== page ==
Jeff Atwood gives us this bit of common sense wisdom:
How did we end up in a world where it’s even remotely acceptable to ask for someone’s email credentials? What happened to all those years we spent establishing privacy policies to protect our users? What happened to the fundamental tenet of security common sense that says giving out your password, under any circumstances, is a bad idea?
I can understand the cutthroat desire to build monetizable “friend” networks by any means necessary. Even if it means encouraging your users to cough up their login credentials to competing websites. But how can I take your privacy policies seriously if you aren’t willing to treat your competitors’ login credentials with the very same respect that you treat your own? That’s just lip service.
There is this interesting NYT article about the accuracy of the detection algorithms used to generate MPAA takedown notices (from Bruce Schneier). Apparently the MPAA has been tricked into accusing laser printers of downloading copyrighted material:
The paper finds that there is a serious flaw in how these trade groups finger reported file-sharers. It also suggests that some people might be getting improperly accused of sharing copyrighted content, and could even be purposely framed by other users.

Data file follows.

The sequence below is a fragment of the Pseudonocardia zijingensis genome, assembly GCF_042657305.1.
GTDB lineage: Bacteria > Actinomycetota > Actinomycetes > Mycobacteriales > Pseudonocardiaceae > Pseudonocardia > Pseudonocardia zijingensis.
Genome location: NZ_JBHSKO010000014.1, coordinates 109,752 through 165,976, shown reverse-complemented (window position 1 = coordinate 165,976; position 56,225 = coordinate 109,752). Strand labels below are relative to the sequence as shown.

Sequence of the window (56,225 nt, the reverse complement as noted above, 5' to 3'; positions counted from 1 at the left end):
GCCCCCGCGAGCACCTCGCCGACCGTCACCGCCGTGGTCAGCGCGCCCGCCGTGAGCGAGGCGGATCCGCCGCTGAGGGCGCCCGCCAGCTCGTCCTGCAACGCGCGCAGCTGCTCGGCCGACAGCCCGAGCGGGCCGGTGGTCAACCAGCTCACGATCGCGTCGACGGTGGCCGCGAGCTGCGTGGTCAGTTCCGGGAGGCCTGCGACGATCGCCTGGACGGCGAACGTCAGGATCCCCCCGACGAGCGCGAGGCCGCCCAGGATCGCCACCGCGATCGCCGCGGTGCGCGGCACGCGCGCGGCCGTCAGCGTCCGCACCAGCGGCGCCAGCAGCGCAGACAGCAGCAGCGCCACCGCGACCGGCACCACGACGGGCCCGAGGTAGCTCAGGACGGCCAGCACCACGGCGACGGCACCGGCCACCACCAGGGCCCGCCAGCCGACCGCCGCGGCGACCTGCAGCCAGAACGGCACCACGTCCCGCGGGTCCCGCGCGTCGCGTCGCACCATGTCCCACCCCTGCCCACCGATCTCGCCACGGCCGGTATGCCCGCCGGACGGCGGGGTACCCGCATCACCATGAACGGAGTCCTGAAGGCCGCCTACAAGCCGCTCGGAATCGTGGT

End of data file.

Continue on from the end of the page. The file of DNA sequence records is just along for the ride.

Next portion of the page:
In two separate studies in August 2007 and May of this year, the researchers set out to examine who was participating in BitTorrent file-sharing networks and what they were sharing. The researchers introduced software agents into these networks to monitor their traffic. Even though those software agents did not download any files, the researchers say they received more than 400 take-down requests accusing them of participating in the downloads.
The researchers concluded that enforcement agencies are looking only at I.P. addresses of participants on these peer-to-peer networks, and not what files are actually downloaded or uploaded – a more resource-intensive process that would nevertheless yield more conclusive information.
In their report, the researchers also demonstrate a way to manipulate I.P. addresses so that another user appears responsible for the file-sharing.
An inanimate object could also get the blame. The researchers rigged the software agents to implicate three laserjet printers, which were then accused in takedown letters by the M.P.A.A. of downloading copies of “Iron Man” and the latest Indiana Jones film.